Joan Gewirtz, MD - Ophthalmologist

Contact Lens

Prescriptions and FAQ
Who can wear contact lenses?
Who can wear contact lenses?
Most patients who require vision correction can wear contact lenses. Contacts provide a safe and effective way to correct vision problems when used with proper care and supervision. Contact lenses offer an excellent alternative to eyeglasses, depending on your eyes and your lifestyle whether you're nearsighted or farsighted, older or younger. Contact lenses are used to correct the same conditions that eyeglasses correct.

Contact lenses move with your eye, allow a natural field of view, have no frames to obstruct your vision and greatly reduce distortions. Contacts do not fog up, like glasses, nor do they get splattered by mud or rain. Contact lenses do not get in the way of your activities. Many people feel they look better in contact lenses.

Contact lens can help you correct:

  • Astigmatism (distorted vision)
  • Hyperopia (farsightedness)
  • Myopia (nearsightedness)
  • Presbyopia (need for bifocals)
Patients also used special tinted contacts to change the color of their eyes for cosmetic reasons. However, our office deems that the health of your eyes should be your most important concern. An eye doctor such as Dr. Gewirtz can help you decide whether contact lenses are the right choice for you. As mandated by law, you can buy contact lenses only if you have a current, valid prescription.
Are contacts good for my eyes?
Are contacts good for my eyes?
Contact lenses have been proven by millions of people who use them daily to be a healthy vision choice. Proper care on your part and regular supervision by an eye doctor can determine the continuous good health of your eyes. If you follow all prescribed steps for inserting, removing, and caring for your contacts, contact lenses will continue to be a safe and effective alternative to glasses. Adhere to lens wearing schedules and make sure you check with your eye doctor on a regular basis to ensure long-term corneal health.


Do I need to get fitted for Contact Lens?
The first step to wearing your new contact lens is to get fitted at our office in Stamford, CT by Dr. Joan Gewirtz. Contacts fitting are required even if you don't have a vision problem or you want to just change your eye color for cosmetic reasons. Contact lens come in different sizes and brands, an eye exam with your eye doctor will measure your eyes to determine which size and brand is right for you. If you already wear contact lens but want to try a different brand, fitting is still required with the doctor for that contact lens brand. Contact lens fitting is critical to make sure that your eyes are healthy and comfortable while using the contacts. Contact lens prescriptions are brand specific and most often cannot be substituted.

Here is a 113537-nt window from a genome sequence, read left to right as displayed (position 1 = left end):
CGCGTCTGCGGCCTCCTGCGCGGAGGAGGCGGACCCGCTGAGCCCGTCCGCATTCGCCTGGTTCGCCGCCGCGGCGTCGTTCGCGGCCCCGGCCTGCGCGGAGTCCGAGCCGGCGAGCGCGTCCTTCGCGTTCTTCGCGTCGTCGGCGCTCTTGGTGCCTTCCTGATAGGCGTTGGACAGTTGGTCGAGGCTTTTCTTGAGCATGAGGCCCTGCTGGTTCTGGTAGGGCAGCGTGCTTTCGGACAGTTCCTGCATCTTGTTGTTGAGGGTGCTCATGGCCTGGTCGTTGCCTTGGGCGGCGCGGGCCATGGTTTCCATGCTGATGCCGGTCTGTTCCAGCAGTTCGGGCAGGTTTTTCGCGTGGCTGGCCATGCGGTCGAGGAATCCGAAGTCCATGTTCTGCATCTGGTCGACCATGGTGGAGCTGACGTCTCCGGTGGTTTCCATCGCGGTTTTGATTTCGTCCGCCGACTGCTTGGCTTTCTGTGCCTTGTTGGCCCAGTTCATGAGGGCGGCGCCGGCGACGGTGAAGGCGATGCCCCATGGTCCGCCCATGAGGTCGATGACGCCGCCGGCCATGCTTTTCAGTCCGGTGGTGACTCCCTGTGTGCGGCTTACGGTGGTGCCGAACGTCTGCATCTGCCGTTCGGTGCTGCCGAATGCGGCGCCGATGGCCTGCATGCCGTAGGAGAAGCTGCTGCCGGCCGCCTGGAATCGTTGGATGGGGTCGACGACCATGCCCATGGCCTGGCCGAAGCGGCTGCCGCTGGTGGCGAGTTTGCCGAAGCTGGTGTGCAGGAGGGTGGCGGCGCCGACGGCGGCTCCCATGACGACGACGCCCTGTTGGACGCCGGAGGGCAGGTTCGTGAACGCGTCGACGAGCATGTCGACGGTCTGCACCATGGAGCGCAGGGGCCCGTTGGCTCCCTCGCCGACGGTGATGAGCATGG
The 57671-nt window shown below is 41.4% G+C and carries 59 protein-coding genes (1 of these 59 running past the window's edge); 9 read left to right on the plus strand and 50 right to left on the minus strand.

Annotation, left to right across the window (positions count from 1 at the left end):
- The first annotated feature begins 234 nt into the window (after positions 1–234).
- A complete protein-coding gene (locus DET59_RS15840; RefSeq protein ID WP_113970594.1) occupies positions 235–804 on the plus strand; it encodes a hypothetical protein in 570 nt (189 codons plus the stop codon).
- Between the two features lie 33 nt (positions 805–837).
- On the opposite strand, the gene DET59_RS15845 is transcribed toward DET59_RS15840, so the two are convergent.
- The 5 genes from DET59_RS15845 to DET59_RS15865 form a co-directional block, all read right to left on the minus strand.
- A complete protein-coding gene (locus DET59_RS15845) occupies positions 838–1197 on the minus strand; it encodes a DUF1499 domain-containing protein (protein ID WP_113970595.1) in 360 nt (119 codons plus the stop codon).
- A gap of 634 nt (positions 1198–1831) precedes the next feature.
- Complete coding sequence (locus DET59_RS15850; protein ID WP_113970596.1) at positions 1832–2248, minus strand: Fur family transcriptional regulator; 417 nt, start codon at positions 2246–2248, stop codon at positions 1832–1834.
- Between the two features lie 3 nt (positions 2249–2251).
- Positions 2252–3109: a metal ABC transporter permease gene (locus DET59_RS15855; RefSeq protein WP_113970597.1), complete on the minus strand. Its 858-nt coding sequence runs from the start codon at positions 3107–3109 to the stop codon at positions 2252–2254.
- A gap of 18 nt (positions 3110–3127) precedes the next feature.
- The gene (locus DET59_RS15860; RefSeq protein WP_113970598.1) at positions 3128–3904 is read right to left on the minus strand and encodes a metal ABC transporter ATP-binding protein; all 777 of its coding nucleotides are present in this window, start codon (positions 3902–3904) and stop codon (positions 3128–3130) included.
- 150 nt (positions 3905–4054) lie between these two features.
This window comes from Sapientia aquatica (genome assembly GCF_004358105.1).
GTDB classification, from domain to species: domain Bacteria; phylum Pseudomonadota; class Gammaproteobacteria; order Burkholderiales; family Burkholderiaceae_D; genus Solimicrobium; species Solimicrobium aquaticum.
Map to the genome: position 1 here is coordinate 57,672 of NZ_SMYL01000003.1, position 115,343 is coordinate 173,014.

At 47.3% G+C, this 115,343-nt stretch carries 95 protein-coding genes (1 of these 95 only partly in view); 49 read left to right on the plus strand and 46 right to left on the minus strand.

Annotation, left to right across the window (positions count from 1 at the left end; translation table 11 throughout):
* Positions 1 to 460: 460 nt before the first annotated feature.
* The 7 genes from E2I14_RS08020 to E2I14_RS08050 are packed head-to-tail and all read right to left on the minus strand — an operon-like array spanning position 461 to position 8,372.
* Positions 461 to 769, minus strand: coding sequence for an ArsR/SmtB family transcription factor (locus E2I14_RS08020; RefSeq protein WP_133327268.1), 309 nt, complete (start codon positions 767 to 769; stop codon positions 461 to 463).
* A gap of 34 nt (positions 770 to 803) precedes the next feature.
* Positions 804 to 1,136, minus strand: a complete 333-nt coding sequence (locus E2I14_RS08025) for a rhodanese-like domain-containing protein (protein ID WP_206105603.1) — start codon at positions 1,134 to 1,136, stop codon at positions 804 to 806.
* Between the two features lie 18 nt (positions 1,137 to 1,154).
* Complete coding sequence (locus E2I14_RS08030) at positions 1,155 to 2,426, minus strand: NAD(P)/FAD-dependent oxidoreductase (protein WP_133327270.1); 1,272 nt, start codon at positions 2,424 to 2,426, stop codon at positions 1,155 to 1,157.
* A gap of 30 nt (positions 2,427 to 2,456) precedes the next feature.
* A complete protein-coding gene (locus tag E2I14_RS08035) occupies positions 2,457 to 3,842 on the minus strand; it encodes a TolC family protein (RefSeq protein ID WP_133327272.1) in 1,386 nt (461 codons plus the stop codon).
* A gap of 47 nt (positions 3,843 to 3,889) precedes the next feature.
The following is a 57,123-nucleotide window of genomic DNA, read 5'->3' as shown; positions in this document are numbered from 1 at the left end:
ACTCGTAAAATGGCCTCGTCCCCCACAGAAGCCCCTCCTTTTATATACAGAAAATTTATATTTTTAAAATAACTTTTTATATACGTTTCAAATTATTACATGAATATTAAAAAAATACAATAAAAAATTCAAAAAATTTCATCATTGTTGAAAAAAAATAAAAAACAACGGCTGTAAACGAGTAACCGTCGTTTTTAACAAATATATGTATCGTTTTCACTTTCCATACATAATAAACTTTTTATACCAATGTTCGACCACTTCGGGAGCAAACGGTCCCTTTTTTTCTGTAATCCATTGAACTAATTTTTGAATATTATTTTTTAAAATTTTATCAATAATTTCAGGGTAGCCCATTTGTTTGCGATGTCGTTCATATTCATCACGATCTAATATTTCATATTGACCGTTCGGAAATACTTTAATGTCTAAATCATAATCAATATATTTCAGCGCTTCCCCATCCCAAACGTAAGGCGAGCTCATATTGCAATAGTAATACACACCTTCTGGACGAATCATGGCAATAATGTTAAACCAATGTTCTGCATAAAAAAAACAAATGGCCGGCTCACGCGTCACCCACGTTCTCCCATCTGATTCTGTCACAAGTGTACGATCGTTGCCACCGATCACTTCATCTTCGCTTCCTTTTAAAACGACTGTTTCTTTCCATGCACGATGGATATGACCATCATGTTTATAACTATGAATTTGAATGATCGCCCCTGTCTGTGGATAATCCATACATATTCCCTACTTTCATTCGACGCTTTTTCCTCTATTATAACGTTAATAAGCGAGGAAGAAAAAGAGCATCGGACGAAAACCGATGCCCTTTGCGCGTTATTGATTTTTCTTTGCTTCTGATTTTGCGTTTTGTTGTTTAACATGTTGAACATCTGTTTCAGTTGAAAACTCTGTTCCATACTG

Once you have been fitted for contact lenses and have your prescription, you are ready to purchase your contacts from our office or from any provider you choose.


Can I get a copy of my contact lens prescription?
Yes. If you requested a contact lens prescription, our eye doctor, Dr. Joan T. Gewirtz, will give you a copy of your current contact lens prescription. Contact lens prescriptions require a contact lens fitting first to make sure that there is no eye health reason preventing you from wearing your contact lens and that your eyes are comfortable. When you get an eye exam, you have the right to get a copy of your prescription. You can use this prescription at another vendor or to order contact lenses on the Internet, over the phone, or by mail.


Are copies of my contacts prescription free?
Yes. After your eye examination and contact fitting, you can get a free copy of your contacts prescription to order from a contact lens retailer or we can provide you with the contact lens during your visit. We have most popular brands in stock.


Are contact lenses hard to take care of?
Contact lens can help you correct:
  • No maintenance is required with daily disposable soft lenses.
  • Soft lenses that are replaced quarterly or annually might require weekly enzyming in additional to daily care.
  • GP contacts need daily cleaning and disinfecting, but their slick surface resists deposit buildup much better than soft lenses and they last for years.
  • Other disposable soft lenses are usually cleaned at the end of the day, and then soaked in disinfecting solution until they are worn again. These types of contact lenses may be replaced weekly, bi-weekly, or monthly.
Can I sleep in my contact lenses?
As technology advances, some contacts are designed for overnight wear. However, the ophthalmologist, Dr. Joan Gewirtz strongly discourages it.

Many people fall asleep while still wearing their contact lenses. Most patients do not develop eye infections, which could possible lead to permanent corneal scarring and loss of vision. However, regularly wearing contact lenses during sleep can cause permanent vision damage.

Despite the risks and warnings, some patients still sleep with their lenses. If they do wake with redness or irritation, they should remove the lenses right away as this could signs of major problems developing. We urge patients to seek Dr. Joan Gewirtz immediately to check for abrasions or infections. If promptly started, appropriate treatment, will normally prevent serious consequences.
Can I wear contact lenses while playing sports?
Yes. Patients can wear contacts while playing sports and doing other physical activities. Contact lenses are the best vision correction option for athletes.

Contact lenses are a more flexible, safe and stable form of eye correction than eyeglasses. They can enhance visual skills like depth perception, peripheral awareness, and eye-hand/eye-foot coordination. If your activity involves vigorous exercises, a soft contact lens is an appropriate choice.
Can I wear contact lenses while playing sports?
What are the differences between the types of contact lenses?